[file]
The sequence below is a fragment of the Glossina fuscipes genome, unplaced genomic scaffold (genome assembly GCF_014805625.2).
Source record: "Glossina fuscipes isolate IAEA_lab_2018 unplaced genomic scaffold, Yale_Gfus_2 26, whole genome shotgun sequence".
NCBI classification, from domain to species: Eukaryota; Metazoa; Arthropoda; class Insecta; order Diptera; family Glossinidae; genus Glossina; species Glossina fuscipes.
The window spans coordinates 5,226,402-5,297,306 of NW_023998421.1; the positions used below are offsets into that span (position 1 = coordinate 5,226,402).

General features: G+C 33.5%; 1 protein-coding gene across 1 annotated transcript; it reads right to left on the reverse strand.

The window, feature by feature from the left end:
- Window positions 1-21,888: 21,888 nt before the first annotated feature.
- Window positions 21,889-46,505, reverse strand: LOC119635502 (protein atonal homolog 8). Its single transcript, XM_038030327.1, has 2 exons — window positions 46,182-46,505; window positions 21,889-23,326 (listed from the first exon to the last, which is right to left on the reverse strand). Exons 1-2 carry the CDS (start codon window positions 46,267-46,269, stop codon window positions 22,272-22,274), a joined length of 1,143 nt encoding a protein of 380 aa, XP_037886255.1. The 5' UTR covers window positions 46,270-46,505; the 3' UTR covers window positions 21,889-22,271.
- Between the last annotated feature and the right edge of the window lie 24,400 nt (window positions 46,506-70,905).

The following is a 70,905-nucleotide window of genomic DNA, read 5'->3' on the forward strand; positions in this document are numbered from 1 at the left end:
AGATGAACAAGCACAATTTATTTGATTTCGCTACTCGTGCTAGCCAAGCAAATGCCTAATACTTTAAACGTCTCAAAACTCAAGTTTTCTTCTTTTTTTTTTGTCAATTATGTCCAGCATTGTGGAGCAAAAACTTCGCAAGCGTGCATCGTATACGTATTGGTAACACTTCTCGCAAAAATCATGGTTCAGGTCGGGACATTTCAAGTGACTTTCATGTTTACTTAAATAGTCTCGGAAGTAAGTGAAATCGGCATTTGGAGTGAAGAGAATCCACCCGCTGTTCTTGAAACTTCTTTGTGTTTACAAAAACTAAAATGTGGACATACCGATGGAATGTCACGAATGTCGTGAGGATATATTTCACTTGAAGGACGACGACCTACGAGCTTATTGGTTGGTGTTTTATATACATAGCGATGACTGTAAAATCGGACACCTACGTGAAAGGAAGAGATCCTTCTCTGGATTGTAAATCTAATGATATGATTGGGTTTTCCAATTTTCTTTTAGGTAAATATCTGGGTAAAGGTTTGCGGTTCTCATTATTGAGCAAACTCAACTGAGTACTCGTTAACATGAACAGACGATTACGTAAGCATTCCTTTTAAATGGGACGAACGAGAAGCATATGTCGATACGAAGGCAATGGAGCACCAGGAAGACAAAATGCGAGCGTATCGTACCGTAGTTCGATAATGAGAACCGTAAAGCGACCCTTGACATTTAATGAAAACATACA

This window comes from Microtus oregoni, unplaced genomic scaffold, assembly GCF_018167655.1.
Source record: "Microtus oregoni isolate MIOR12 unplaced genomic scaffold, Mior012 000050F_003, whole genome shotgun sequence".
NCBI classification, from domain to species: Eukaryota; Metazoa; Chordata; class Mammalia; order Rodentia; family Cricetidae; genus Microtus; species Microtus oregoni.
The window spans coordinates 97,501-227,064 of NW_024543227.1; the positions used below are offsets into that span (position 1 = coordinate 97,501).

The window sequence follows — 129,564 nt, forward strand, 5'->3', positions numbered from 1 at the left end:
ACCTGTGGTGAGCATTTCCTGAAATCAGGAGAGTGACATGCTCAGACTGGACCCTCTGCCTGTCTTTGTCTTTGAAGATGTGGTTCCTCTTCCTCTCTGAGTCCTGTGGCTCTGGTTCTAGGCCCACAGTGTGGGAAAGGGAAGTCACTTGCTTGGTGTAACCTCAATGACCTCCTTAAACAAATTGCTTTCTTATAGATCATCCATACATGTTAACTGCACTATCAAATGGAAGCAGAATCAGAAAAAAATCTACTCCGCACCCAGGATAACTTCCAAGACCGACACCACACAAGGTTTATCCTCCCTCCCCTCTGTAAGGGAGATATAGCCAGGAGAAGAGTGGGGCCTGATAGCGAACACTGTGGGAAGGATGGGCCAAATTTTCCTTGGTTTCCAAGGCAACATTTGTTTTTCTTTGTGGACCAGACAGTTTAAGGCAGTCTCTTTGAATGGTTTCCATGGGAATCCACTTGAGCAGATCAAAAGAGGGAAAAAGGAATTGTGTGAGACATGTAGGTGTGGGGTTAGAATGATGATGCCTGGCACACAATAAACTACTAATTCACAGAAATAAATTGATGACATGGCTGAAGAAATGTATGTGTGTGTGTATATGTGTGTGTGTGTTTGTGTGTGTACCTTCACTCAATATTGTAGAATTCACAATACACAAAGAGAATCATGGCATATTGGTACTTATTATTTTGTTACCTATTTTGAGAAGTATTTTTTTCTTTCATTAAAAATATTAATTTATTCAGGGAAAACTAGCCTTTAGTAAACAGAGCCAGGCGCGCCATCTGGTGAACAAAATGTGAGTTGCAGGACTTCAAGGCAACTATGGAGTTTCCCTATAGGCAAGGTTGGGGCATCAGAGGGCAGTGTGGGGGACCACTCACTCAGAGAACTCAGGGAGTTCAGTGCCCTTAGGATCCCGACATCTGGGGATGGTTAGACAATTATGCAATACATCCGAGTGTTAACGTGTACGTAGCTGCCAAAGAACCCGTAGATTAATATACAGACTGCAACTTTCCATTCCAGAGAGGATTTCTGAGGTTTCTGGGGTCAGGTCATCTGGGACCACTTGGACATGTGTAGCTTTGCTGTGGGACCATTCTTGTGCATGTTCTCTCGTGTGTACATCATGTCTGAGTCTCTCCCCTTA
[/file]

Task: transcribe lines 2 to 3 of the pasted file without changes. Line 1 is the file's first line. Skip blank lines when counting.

Source record: "Glossina fuscipes isolate IAEA_lab_2018 unplaced genomic scaffold, Yale_Gfus_2 26, whole genome shotgun sequence".
NCBI classification, from domain to species: Eukaryota; Metazoa; Arthropoda; class Insecta; order Diptera; family Glossinidae; genus Glossina; species Glossina fuscipes.